8 of the Healthiest Dog Breeds

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Healthiest Dog Breeds

Many factors play into a dog’s health, just like humans. Some particular breeds, however, are associated with fewer hereditary or genetic diseases, and fewer bone, skin, and coat problems than others. Your dog may not be a member of any of these breeds and still live a longer, healthier life than some that are. Many dogs of the breeds listed below, however, may suffer from few or no health problems for the majority or all of their lives when given regular exercise and a proper diet.

Here are 8 of the healthiest dog breeds, along with some of the potential health concerns that are associated with them.


Shiba Inu

These small but athletic dogs experience very few health problems. Originally from Japan, the Shiba Inu is known for acting like a big dog in a little, but strong, body. They’re very loyal to their owners. Shiba Inus come with a lot of attitude, personality, and energy. They make great watchdogs, as they tend to be very vocal. They typically live around 12-16 years.

Health Concerns: hip dysplasia, patellar luxation


Australian Cattle Dog

Australian cattle dogs were originally bred by sheepherders in Australia. They make good family pets, as they are known for being great around kids. Their playful, energetic, and intelligent nature make them good for owners who enjoy staying active. These dogs typically live 12-15 years and experience very few health problems.

Health Concerns: hip or elbow dysplasia, deafness



Poodles are hardy, healthy, and have a life expectancy of 12-15 years or more. They are family-friendly dogs, extremely intelligent, and love to play and make their owners laugh. There are three types of poodles: standard (largest), miniature, and toy (smallest).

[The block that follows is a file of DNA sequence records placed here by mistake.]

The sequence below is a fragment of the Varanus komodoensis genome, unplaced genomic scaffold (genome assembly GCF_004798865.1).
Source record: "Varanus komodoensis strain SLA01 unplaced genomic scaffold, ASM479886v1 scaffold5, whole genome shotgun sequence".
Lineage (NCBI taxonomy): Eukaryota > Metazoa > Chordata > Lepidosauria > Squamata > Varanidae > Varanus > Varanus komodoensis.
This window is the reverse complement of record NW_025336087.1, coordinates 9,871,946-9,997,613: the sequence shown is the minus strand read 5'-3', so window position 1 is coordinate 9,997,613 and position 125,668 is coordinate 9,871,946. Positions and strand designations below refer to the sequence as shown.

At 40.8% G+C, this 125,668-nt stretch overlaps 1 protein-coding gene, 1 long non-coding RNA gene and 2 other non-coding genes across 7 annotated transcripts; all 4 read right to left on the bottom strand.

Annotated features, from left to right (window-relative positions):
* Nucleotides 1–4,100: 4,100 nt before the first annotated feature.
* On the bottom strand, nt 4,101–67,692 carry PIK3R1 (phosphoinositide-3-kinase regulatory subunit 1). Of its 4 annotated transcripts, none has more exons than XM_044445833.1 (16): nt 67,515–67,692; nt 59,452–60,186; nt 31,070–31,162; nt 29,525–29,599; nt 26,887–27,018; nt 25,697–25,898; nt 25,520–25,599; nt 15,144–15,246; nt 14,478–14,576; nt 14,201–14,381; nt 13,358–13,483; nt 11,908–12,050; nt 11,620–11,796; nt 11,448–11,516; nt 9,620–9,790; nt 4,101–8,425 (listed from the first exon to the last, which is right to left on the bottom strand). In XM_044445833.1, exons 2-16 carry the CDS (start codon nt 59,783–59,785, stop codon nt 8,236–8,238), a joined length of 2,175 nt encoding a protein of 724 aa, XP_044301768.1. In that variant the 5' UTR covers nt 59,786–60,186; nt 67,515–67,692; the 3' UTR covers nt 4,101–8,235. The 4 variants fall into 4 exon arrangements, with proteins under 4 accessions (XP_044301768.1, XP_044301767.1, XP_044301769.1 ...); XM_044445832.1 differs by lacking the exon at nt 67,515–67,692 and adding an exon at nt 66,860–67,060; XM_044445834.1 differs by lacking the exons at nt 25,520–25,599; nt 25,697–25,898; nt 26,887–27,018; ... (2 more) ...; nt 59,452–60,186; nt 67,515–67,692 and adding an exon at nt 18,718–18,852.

Health Concerns: hip dysplasia, Addison’s disease, Cushing’s syndrome



Greyhounds have sweet, mild temperaments and love the companionship of their owners. While they’re known for their amazing speed, with the ability to run over 40 MPH, they actually love to lie around the house and sleep, which is where they get the nickname, “the 40-mph couch potato.” You don’t have to be a top athlete to own a Greyhound. He’ll be satisfied with a short daily walk and life in a small home or apartment. These dogs typically live 10-13 years.

Health Concerns: bloat, bone cancer, dental problems


Border Collie

These energetic, people-pleasing, intelligent dogs typically live 12-16 years. Border collies are known as the best herding dogs in the world. They have an amazing ability to focus and get their work done. Only consider getting a Border collie if you have plenty of time and energy to devote to keeping him busy!

Health Concerns: hip dysplasia, epilepsy



Make sure to buy from a good, reputable breeder, and the smallest dog in the world might also make one of the healthiest pets. The average lifespan for a Chihuahua is 14-18 years! These little dogs are loyal, smart, and only require a small amount of exercise due to their size. Chihuahuas love people and have big personalities, but be careful if you pass by a larger dog. Your Chihuahua may forget his size and aggravate the larger dog, putting himself in harm’s way. Because they are so very small, Chihuahuas are fragile and must be vigilantly supervised around children and other animals.

Health Concerns: hypoglycemia, patellar luxation



These hound dogs are active and hardy. They are known for being extremely playful and energetic and for sniffing everything in their paths. Because they do tend to bark quite a bit, they don’t make the best apartment pets. They follow their noses wherever they lead, so make sure you have a fenced in yard to keep your pup safe and in his own space. If you plan on getting a beagle, make sure you love exercise! They typically live for 10-15 years.

Health Concerns: hip dysplasia, intervertebral disk disease


Siberian Husky

These beautiful dogs, which were originally bred for sledding and racing, make great family dogs for those who love the outdoors and staying active. They have a lifespan of 11-13 years and are considered very healthy, medium-sized dogs.

Health Concerns: hypothyroidism, cataracts, progressive retinal atrophy


Other very healthy dog breeds:

  • Foxhound
  • German shorthaired pointer
  • Belgian Malinois
  • Doberman
  • Australian shepherd
  • Basenji
  • Bichon Frise



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About Sean

I’ve been training people and dogs in Seattle for the last decade and a half. My main focus when working with clients every week in one-on-one, private lessons is to help people learn to get their dogs to a functional level so that they can actually enjoy spending time every day with their dog instead of stressing about their dog’s behavior issues.

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